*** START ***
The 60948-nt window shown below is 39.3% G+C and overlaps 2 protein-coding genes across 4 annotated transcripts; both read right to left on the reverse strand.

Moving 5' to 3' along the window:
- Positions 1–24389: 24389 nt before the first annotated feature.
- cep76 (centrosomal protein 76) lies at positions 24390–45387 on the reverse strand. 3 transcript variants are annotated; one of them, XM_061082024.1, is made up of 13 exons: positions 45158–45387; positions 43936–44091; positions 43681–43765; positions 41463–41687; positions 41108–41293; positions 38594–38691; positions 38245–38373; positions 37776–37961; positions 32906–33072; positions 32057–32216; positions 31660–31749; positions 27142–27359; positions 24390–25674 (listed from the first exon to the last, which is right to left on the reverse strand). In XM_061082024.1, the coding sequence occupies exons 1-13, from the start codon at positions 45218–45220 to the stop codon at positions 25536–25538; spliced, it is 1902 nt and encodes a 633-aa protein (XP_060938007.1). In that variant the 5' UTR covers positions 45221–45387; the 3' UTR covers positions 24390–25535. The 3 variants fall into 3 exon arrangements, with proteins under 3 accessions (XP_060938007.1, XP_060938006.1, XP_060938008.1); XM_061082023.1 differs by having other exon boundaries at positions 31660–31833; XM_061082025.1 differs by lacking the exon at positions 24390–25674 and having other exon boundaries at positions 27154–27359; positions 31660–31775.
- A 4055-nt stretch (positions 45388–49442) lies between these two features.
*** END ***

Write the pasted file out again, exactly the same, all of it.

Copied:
The 60948-nt window shown below is 39.3% G+C and overlaps 2 protein-coding genes across 4 annotated transcripts; both read right to left on the reverse strand.

Moving 5' to 3' along the window:
- Positions 1–24389: 24389 nt before the first annotated feature.
- cep76 (centrosomal protein 76) lies at positions 24390–45387 on the reverse strand. 3 transcript variants are annotated; one of them, XM_061082024.1, is made up of 13 exons: positions 45158–45387; positions 43936–44091; positions 43681–43765; positions 41463–41687; positions 41108–41293; positions 38594–38691; positions 38245–38373; positions 37776–37961; positions 32906–33072; positions 32057–32216; positions 31660–31749; positions 27142–27359; positions 24390–25674 (listed from the first exon to the last, which is right to left on the reverse strand). In XM_061082024.1, the coding sequence occupies exons 1-13, from the start codon at positions 45218–45220 to the stop codon at positions 25536–25538; spliced, it is 1902 nt and encodes a 633-aa protein (XP_060938007.1). In that variant the 5' UTR covers positions 45221–45387; the 3' UTR covers positions 24390–25535. The 3 variants fall into 3 exon arrangements, with proteins under 3 accessions (XP_060938007.1, XP_060938006.1, XP_060938008.1); XM_061082023.1 differs by having other exon boundaries at positions 31660–31833; XM_061082025.1 differs by lacking the exon at positions 24390–25674 and having other exon boundaries at positions 27154–27359; positions 31660–31775.
- A 4055-nt stretch (positions 45388–49442) lies between these two features.